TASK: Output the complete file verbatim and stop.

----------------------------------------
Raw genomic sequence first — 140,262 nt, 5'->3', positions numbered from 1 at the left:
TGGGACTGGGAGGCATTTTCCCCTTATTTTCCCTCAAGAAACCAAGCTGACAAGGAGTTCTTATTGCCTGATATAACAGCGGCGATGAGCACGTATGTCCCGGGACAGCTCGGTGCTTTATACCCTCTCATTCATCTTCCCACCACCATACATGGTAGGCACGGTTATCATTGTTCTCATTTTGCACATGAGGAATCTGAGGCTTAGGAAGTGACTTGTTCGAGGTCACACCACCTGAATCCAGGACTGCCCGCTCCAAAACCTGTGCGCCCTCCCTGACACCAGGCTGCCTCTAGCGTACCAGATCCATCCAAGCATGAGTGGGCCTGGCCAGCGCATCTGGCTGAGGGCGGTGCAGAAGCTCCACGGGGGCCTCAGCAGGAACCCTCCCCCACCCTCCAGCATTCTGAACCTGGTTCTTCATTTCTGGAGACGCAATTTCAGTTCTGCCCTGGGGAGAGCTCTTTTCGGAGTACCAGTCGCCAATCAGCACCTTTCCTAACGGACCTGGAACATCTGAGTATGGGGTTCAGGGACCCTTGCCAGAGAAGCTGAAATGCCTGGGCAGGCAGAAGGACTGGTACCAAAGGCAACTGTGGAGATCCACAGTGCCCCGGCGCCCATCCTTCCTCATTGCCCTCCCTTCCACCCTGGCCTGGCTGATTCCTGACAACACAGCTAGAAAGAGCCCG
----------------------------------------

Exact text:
Raw genomic sequence first — 140,262 nt, 5'->3', positions numbered from 1 at the left:
TGGGACTGGGAGGCATTTTCCCCTTATTTTCCCTCAAGAAACCAAGCTGACAAGGAGTTCTTATTGCCTGATATAACAGCGGCGATGAGCACGTATGTCCCGGGACAGCTCGGTGCTTTATACCCTCTCATTCATCTTCCCACCACCATACATGGTAGGCACGGTTATCATTGTTCTCATTTTGCACATGAGGAATCTGAGGCTTAGGAAGTGACTTGTTCGAGGTCACACCACCTGAATCCAGGACTGCCCGCTCCAAAACCTGTGCGCCCTCCCTGACACCAGGCTGCCTCTAGCGTACCAGATCCATCCAAGCATGAGTGGGCCTGGCCAGCGCATCTGGCTGAGGGCGGTGCAGAAGCTCCACGGGGGCCTCAGCAGGAACCCTCCCCCACCCTCCAGCATTCTGAACCTGGTTCTTCATTTCTGGAGACGCAATTTCAGTTCTGCCCTGGGGAGAGCTCTTTTCGGAGTACCAGTCGCCAATCAGCACCTTTCCTAACGGACCTGGAACATCTGAGTATGGGGTTCAGGGACCCTTGCCAGAGAAGCTGAAATGCCTGGGCAGGCAGAAGGACTGGTACCAAAGGCAACTGTGGAGATCCACAGTGCCCCGGCGCCCATCCTTCCTCATTGCCCTCCCTTCCACCCTGGCCTGGCTGATTCCTGACAACACAGCTAGAAAGAGCCCG